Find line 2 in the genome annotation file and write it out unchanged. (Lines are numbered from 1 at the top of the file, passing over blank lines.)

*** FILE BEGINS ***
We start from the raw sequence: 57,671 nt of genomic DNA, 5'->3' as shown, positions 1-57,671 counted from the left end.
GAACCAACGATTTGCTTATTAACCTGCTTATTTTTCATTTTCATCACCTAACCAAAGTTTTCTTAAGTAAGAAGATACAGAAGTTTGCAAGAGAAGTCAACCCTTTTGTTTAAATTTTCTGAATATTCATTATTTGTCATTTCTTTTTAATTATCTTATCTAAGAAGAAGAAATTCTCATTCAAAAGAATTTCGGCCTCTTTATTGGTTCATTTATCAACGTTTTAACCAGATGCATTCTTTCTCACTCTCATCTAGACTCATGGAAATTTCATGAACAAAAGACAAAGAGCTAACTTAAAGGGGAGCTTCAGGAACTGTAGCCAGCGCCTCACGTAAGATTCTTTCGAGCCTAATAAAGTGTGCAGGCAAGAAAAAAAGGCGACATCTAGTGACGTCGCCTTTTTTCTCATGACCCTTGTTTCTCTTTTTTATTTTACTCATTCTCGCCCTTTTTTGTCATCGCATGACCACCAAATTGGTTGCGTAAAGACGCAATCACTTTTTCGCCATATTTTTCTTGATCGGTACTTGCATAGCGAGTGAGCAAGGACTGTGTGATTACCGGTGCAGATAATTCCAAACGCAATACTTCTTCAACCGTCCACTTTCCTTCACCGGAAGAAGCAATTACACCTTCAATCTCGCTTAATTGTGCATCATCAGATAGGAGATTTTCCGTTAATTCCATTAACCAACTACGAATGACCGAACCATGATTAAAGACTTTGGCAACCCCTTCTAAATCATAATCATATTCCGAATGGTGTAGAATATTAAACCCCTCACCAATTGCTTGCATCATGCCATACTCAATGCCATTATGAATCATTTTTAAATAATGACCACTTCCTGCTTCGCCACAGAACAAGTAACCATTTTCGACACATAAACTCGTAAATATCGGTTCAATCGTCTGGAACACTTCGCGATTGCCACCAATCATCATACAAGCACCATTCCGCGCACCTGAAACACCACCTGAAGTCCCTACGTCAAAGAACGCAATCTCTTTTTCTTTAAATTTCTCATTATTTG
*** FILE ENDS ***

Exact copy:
GAACCAACGATTTGCTTATTAACCTGCTTATTTTTCATTTTCATCACCTAACCAAAGTTTTCTTAAGTAAGAAGATACAGAAGTTTGCAAGAGAAGTCAACCCTTTTGTTTAAATTTTCTGAATATTCATTATTTGTCATTTCTTTTTAATTATCTTATCTAAGAAGAAGAAATTCTCATTCAAAAGAATTTCGGCCTCTTTATTGGTTCATTTATCAACGTTTTAACCAGATGCATTCTTTCTCACTCTCATCTAGACTCATGGAAATTTCATGAACAAAAGACAAAGAGCTAACTTAAAGGGGAGCTTCAGGAACTGTAGCCAGCGCCTCACGTAAGATTCTTTCGAGCCTAATAAAGTGTGCAGGCAAGAAAAAAAGGCGACATCTAGTGACGTCGCCTTTTTTCTCATGACCCTTGTTTCTCTTTTTTATTTTACTCATTCTCGCCCTTTTTTGTCATCGCATGACCACCAAATTGGTTGCGTAAAGACGCAATCACTTTTTCGCCATATTTTTCTTGATCGGTACTTGCATAGCGAGTGAGCAAGGACTGTGTGATTACCGGTGCAGATAATTCCAAACGCAATACTTCTTCAACCGTCCACTTTCCTTCACCGGAAGAAGCAATTACACCTTCAATCTCGCTTAATTGTGCATCATCAGATAGGAGATTTTCCGTTAATTCCATTAACCAACTACGAATGACCGAACCATGATTAAAGACTTTGGCAACCCCTTCTAAATCATAATCATATTCCGAATGGTGTAGAATATTAAACCCCTCACCAATTGCTTGCATCATGCCATACTCAATGCCATTATGAATCATTTTTAAATAATGACCACTTCCTGCTTCGCCACAGAACAAGTAACCATTTTCGACACATAAACTCGTAAATATCGGTTCAATCGTCTGGAACACTTCGCGATTGCCACCAATCATCATACAAGCACCATTCCGCGCACCTGAAACACCACCTGAAGTCCCTACGTCAAAGAACGCAATCTCTTTTTCTTTAAATTTCTCATTATTTG